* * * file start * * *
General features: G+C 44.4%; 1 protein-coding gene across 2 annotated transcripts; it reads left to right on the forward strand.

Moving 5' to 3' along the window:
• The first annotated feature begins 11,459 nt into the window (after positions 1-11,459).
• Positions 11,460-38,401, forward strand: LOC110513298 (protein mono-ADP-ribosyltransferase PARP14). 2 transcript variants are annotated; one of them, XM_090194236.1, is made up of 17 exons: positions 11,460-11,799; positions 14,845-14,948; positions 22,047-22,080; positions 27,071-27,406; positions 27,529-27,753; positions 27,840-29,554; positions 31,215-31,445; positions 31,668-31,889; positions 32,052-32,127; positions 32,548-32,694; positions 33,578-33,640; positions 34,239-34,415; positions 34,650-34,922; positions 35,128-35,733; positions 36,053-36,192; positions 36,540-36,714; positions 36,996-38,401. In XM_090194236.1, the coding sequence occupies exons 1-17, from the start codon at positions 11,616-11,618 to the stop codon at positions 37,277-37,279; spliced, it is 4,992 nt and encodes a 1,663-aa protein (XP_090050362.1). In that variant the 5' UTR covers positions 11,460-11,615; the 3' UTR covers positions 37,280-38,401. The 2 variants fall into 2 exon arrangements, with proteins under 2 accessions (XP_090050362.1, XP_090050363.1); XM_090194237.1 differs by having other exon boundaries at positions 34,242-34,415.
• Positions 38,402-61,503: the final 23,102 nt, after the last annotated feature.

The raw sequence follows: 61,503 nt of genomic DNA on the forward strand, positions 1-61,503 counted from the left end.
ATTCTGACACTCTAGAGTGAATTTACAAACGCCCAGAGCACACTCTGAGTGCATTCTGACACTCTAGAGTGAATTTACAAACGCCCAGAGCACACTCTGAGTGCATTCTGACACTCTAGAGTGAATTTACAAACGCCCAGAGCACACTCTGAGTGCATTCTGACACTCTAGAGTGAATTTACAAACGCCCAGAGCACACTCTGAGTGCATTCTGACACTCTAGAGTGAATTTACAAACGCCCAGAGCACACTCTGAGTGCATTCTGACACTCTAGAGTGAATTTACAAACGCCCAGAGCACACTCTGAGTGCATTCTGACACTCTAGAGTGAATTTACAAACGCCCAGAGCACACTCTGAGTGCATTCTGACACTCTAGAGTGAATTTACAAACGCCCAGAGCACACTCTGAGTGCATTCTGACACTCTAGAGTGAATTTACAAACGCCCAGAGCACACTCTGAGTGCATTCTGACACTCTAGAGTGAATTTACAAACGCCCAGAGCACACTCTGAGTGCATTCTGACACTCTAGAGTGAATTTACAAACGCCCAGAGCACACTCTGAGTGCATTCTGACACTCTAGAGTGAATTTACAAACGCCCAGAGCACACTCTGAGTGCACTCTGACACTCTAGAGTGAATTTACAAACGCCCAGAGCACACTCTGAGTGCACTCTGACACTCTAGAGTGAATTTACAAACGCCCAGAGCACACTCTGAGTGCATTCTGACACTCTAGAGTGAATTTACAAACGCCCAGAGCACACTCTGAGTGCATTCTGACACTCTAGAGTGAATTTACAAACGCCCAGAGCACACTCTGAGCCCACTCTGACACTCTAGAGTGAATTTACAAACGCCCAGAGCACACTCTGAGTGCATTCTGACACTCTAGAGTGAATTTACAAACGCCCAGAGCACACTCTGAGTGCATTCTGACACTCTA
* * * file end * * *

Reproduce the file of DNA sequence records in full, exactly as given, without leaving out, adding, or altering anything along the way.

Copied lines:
General features: G+C 44.4%; 1 protein-coding gene across 2 annotated transcripts; it reads left to right on the forward strand.

Moving 5' to 3' along the window:
• The first annotated feature begins 11,459 nt into the window (after positions 1-11,459).
• Positions 11,460-38,401, forward strand: LOC110513298 (protein mono-ADP-ribosyltransferase PARP14). 2 transcript variants are annotated; one of them, XM_090194236.1, is made up of 17 exons: positions 11,460-11,799; positions 14,845-14,948; positions 22,047-22,080; positions 27,071-27,406; positions 27,529-27,753; positions 27,840-29,554; positions 31,215-31,445; positions 31,668-31,889; positions 32,052-32,127; positions 32,548-32,694; positions 33,578-33,640; positions 34,239-34,415; positions 34,650-34,922; positions 35,128-35,733; positions 36,053-36,192; positions 36,540-36,714; positions 36,996-38,401. In XM_090194236.1, the coding sequence occupies exons 1-17, from the start codon at positions 11,616-11,618 to the stop codon at positions 37,277-37,279; spliced, it is 4,992 nt and encodes a 1,663-aa protein (XP_090050362.1). In that variant the 5' UTR covers positions 11,460-11,615; the 3' UTR covers positions 37,280-38,401. The 2 variants fall into 2 exon arrangements, with proteins under 2 accessions (XP_090050362.1, XP_090050363.1); XM_090194237.1 differs by having other exon boundaries at positions 34,242-34,415.
• Positions 38,402-61,503: the final 23,102 nt, after the last annotated feature.

The raw sequence follows: 61,503 nt of genomic DNA on the forward strand, positions 1-61,503 counted from the left end.
ATTCTGACACTCTAGAGTGAATTTACAAACGCCCAGAGCACACTCTGAGTGCATTCTGACACTCTAGAGTGAATTTACAAACGCCCAGAGCACACTCTGAGTGCATTCTGACACTCTAGAGTGAATTTACAAACGCCCAGAGCACACTCTGAGTGCATTCTGACACTCTAGAGTGAATTTACAAACGCCCAGAGCACACTCTGAGTGCATTCTGACACTCTAGAGTGAATTTACAAACGCCCAGAGCACACTCTGAGTGCATTCTGACACTCTAGAGTGAATTTACAAACGCCCAGAGCACACTCTGAGTGCATTCTGACACTCTAGAGTGAATTTACAAACGCCCAGAGCACACTCTGAGTGCATTCTGACACTCTAGAGTGAATTTACAAACGCCCAGAGCACACTCTGAGTGCATTCTGACACTCTAGAGTGAATTTACAAACGCCCAGAGCACACTCTGAGTGCATTCTGACACTCTAGAGTGAATTTACAAACGCCCAGAGCACACTCTGAGTGCATTCTGACACTCTAGAGTGAATTTACAAACGCCCAGAGCACACTCTGAGTGCATTCTGACACTCTAGAGTGAATTTACAAACGCCCAGAGCACACTCTGAGTGCACTCTGACACTCTAGAGTGAATTTACAAACGCCCAGAGCACACTCTGAGTGCACTCTGACACTCTAGAGTGAATTTACAAACGCCCAGAGCACACTCTGAGTGCATTCTGACACTCTAGAGTGAATTTACAAACGCCCAGAGCACACTCTGAGTGCATTCTGACACTCTAGAGTGAATTTACAAACGCCCAGAGCACACTCTGAGCCCACTCTGACACTCTAGAGTGAATTTACAAACGCCCAGAGCACACTCTGAGTGCATTCTGACACTCTAGAGTGAATTTACAAACGCCCAGAGCACACTCTGAGTGCATTCTGACACTCTA